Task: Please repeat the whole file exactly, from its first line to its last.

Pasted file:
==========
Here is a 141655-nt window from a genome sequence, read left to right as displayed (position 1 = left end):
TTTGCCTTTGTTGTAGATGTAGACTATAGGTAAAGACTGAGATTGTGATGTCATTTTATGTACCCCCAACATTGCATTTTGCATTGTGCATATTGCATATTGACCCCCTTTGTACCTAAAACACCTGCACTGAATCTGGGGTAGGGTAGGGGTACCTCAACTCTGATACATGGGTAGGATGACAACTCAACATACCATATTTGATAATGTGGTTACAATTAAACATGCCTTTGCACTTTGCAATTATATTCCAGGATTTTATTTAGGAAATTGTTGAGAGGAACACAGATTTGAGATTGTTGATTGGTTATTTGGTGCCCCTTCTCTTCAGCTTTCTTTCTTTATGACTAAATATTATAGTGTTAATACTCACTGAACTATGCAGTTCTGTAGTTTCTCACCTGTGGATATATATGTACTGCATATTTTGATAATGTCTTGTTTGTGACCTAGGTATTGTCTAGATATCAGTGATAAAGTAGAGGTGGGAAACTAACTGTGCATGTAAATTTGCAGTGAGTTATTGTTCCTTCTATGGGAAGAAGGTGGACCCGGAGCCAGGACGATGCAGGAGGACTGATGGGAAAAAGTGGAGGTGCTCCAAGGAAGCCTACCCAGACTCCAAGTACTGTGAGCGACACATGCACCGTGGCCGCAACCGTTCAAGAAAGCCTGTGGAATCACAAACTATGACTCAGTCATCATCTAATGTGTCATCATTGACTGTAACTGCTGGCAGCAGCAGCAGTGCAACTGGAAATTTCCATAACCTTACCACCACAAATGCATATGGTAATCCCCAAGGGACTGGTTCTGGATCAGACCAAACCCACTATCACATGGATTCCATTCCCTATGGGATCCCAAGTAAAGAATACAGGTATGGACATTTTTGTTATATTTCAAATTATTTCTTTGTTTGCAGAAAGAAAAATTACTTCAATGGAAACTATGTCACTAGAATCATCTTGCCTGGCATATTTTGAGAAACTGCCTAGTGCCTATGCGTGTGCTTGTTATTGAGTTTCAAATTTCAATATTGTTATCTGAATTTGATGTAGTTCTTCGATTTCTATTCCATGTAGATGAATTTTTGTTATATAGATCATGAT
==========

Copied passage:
Here is a 141655-nt window from a genome sequence, read left to right as displayed (position 1 = left end):
TTTGCCTTTGTTGTAGATGTAGACTATAGGTAAAGACTGAGATTGTGATGTCATTTTATGTACCCCCAACATTGCATTTTGCATTGTGCATATTGCATATTGACCCCCTTTGTACCTAAAACACCTGCACTGAATCTGGGGTAGGGTAGGGGTACCTCAACTCTGATACATGGGTAGGATGACAACTCAACATACCATATTTGATAATGTGGTTACAATTAAACATGCCTTTGCACTTTGCAATTATATTCCAGGATTTTATTTAGGAAATTGTTGAGAGGAACACAGATTTGAGATTGTTGATTGGTTATTTGGTGCCCCTTCTCTTCAGCTTTCTTTCTTTATGACTAAATATTATAGTGTTAATACTCACTGAACTATGCAGTTCTGTAGTTTCTCACCTGTGGATATATATGTACTGCATATTTTGATAATGTCTTGTTTGTGACCTAGGTATTGTCTAGATATCAGTGATAAAGTAGAGGTGGGAAACTAACTGTGCATGTAAATTTGCAGTGAGTTATTGTTCCTTCTATGGGAAGAAGGTGGACCCGGAGCCAGGACGATGCAGGAGGACTGATGGGAAAAAGTGGAGGTGCTCCAAGGAAGCCTACCCAGACTCCAAGTACTGTGAGCGACACATGCACCGTGGCCGCAACCGTTCAAGAAAGCCTGTGGAATCACAAACTATGACTCAGTCATCATCTAATGTGTCATCATTGACTGTAACTGCTGGCAGCAGCAGCAGTGCAACTGGAAATTTCCATAACCTTACCACCACAAATGCATATGGTAATCCCCAAGGGACTGGTTCTGGATCAGACCAAACCCACTATCACATGGATTCCATTCCCTATGGGATCCCAAGTAAAGAATACAGGTATGGACATTTTTGTTATATTTCAAATTATTTCTTTGTTTGCAGAAAGAAAAATTACTTCAATGGAAACTATGTCACTAGAATCATCTTGCCTGGCATATTTTGAGAAACTGCCTAGTGCCTATGCGTGTGCTTGTTATTGAGTTTCAAATTTCAATATTGTTATCTGAATTTGATGTAGTTCTTCGATTTCTATTCCATGTAGATGAATTTTTGTTATATAGATCATGAT